That, which ought not to be done, -- being once done, stands good. Hiel did a cursed thing in building Jericho: yet Jericho was not to be cursed, being now built. A little after its restoration, it was made noble by the schools of the prophets, 2 Kings 2:5; and it flourished with the rest of the cities of Judea unto the destruction of the nation by the Babylonians.
It flourished more under the second Temple, so that it gave place to no city in Judea; yea, all gave place to it, besides Jerusalem. A royal palace was in it, where Herod ended his days: a Hippodromus, where the Jewish nobility, being imprisoned by him, were to be slain, when he expired: an amphitheatre, where his will was publicly opened, and read over; and sometime a sessions of the Sanhedrim, and "a noble troop of those, that waited in their courses at the Temple."
"The elders sometime assembled together in the chamber Beth-gadia in Jericho: the Bath Kol went forth, and said to them, There are two among you, who are fit to receive the Holy Ghost, and Hillel is one of them: they cast their eyes upon Samuel the Little, as the second. Another time the elders assembled together in a chamber in Jafne; the Bath Kol went forth, and said, There are two among you, who are fit to receive the Holy Ghost, and Samuel the Little is one of them: they cast their eyes upon R. Lazar. And they rejoiced, that their judgment agreed with the sentence of the Holy Ghost."
"There is a tradition, that there were, at Jerusalem, twenty-four thousand men of the station; and half a station" (that is, twelve thousand men) "at Jericho. Jericho also could have produced a whole station; but because she would give place to Jerusalem, she produced only the half of a station."
Behold! five hundred men of every course residing at Jericho! But what were they? They were ready at hand to supply any courses that wanted, if there were any such at Jerusalem; and they took care of supplying them with necessaries, who officiated at Jerusalem. Hence it is the less to be wondered at, if you hear of a priest and a Levite passing along in the parable of him, that travelled between Jerusalem and Jericho, Luke 10:31,32.
In so famous and populous a town, there could not but be some council of three-and-twenty, one, at least, of more remark, if not more, -- when so many of the stations dwelling there were at hand, who were fit to be employed in government; and so many to be governed.
"The men of Jericho are famed for six things done by them: in three of which the chief council consented to them, but in the other three they consented not." Those things, concerning which they opposed them not, were these: --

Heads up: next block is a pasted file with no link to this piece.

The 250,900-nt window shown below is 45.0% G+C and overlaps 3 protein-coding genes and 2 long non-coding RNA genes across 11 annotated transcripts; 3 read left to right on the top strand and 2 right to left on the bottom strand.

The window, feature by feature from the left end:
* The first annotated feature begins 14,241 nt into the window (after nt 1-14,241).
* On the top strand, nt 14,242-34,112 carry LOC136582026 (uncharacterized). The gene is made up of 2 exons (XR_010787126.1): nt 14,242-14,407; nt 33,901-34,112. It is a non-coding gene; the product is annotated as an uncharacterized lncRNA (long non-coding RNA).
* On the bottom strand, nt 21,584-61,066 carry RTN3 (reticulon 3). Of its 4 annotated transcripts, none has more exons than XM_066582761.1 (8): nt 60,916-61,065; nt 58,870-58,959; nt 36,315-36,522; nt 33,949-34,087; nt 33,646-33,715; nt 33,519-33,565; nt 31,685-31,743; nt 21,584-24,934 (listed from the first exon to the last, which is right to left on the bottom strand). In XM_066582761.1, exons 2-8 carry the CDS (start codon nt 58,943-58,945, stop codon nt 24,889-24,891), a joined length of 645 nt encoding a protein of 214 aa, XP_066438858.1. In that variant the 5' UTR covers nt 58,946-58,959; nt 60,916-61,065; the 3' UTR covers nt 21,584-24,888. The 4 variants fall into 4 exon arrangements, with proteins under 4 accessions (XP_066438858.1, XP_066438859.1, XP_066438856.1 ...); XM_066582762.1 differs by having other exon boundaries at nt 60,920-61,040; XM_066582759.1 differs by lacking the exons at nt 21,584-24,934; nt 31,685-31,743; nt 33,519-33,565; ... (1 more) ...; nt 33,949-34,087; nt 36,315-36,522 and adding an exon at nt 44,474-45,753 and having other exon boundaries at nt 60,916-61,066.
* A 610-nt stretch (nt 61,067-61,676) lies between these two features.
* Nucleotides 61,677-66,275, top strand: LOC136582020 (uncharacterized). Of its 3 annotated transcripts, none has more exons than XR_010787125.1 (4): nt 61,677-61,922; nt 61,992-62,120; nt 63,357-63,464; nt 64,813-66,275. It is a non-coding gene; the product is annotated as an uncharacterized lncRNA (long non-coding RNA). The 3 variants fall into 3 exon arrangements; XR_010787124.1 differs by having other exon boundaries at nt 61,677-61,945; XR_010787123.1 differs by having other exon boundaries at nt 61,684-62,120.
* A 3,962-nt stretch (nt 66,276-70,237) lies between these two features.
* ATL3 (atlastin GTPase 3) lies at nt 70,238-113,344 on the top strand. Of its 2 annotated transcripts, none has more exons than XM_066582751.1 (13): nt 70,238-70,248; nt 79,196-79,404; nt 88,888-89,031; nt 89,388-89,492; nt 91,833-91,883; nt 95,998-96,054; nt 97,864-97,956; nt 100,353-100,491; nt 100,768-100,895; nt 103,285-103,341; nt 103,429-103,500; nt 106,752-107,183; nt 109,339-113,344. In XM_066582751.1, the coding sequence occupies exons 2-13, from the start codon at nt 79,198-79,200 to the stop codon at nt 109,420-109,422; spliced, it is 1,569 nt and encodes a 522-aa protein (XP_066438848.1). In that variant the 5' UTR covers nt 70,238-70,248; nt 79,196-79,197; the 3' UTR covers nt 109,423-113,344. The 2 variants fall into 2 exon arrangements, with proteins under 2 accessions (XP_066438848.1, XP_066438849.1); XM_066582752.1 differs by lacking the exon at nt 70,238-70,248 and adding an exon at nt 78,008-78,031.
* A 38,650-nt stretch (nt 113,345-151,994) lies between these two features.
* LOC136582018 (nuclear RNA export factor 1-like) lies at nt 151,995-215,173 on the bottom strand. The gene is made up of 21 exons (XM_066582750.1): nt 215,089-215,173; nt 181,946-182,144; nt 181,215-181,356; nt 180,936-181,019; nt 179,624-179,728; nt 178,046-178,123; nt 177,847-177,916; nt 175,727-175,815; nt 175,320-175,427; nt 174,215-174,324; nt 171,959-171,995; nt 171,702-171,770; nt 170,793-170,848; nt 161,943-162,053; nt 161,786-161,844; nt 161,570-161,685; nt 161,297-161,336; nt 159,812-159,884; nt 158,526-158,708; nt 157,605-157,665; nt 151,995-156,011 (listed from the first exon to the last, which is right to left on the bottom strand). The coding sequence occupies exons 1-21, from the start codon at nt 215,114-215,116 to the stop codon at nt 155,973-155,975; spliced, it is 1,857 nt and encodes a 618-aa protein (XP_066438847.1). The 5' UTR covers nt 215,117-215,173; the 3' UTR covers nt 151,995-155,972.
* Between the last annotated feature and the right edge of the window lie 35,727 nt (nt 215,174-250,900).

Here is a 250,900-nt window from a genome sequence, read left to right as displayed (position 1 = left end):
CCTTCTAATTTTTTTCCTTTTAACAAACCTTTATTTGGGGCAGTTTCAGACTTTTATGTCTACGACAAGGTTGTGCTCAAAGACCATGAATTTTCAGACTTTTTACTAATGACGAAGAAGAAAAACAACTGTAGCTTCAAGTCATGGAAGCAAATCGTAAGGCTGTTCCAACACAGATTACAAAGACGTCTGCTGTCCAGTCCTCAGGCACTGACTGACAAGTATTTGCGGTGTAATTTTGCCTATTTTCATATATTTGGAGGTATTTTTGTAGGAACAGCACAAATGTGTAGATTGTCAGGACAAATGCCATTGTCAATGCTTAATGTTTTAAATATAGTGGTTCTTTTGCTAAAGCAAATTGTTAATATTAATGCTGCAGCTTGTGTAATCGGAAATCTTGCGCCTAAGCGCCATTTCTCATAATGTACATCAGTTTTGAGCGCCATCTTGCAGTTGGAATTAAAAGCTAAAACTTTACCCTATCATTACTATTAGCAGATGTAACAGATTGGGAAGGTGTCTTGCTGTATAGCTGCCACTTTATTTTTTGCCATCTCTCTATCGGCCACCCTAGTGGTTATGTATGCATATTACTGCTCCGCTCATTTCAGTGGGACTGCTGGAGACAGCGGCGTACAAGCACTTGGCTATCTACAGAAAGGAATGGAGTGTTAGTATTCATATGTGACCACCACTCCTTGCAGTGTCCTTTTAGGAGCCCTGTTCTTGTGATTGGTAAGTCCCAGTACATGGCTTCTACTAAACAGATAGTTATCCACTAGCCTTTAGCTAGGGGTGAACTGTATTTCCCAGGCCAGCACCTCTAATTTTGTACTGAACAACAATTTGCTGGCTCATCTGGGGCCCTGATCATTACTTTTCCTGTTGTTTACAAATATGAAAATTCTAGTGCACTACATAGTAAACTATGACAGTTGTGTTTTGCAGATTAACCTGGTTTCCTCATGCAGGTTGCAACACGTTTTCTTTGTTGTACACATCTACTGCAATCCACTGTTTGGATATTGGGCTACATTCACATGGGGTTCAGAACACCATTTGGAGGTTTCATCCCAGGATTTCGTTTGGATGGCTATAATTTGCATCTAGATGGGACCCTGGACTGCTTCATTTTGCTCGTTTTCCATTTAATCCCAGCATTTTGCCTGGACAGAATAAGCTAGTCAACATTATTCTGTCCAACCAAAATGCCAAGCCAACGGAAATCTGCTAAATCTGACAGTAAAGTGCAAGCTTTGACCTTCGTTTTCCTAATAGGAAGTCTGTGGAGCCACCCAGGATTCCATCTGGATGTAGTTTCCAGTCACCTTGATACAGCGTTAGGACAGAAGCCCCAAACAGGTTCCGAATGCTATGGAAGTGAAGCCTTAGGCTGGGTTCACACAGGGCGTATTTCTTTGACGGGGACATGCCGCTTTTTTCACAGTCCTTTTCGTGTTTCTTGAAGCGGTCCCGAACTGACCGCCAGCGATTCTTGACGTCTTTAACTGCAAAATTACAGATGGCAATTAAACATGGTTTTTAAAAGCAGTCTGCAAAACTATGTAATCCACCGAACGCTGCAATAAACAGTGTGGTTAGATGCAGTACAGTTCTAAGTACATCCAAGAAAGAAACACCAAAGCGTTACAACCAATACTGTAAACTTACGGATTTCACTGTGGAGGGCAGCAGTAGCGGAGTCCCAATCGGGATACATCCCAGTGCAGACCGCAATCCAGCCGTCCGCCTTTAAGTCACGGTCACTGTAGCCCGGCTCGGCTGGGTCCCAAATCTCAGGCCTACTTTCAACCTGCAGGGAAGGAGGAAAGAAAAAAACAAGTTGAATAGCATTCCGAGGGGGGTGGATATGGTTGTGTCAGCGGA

I. "They ingrafted, or folded, together, palm-trees every day." Here is need of a long commentary, and they produce one, but very obscure. The business of the men of Jericho was about palm-trees; which they either joined together, and mingled males with females, or they ingrafted, or (as they commonly say) inoculated the more tender sprouts of the branches into those, that were older. So much indulgence was granted them by the wise men concerning the time, wherein these things are done, which elsewhere, would scarcely have been suffered; unless, as it seems, the nature of the place, and of the groves of palms, required it.
II. "They folded up the recitations of their phylacteries": that is, either not speaking them out distinctly; or omitting some doxologies or prayers; or pronouncing them with too shrill a voice. See the Gemara and the Gloss.
III. "They reaped, and gathered-in their sheaves, before the sheaf [of first-fruits] was offered": and this, partly, because of the too early ripeness of their corn in that place; and, partly, because their corn grew in a very low valley, and therefore it was not accounted fit to be offered unto the Mincha, or daily sacrifice. See the Gloss.
The three things, concerning which the wise men consented not to them, were these: --
I. Such fruits and branches, also certain fruits of the sycamine-trees, which their fathers had devoted to sacred uses, -- they alienated into common.
II. "They ate, on the sabbath-day, under the tree, such fruits, as fell from the tree," although they were uncertain whether they had fallen on the sabbath-day or the eve of the sabbath: for such as fell on the sabbath were forbidden.
III. They granted a corner of the garden for herbs, in the same manner as a corner of the field was granted for corn.
Let the description of this city and place be concluded with those words of the Talmud, in the place noted in the margin: "Do they use a certain form of prayer upon balsam? Blessed be he, who hath created the ointment of our land." The Gloss is, "The ointment of our land: for it grows at Jericho; and, for its smell, it is called Jericho: and it is that Pannag of which mention is made in the Book of Ezekiel. 'Judah and the land of Israel were thy merchants in wheat of Minnith and Pannag.' This I have seen in the book of Josephus Ben Gorion." Judge, reader.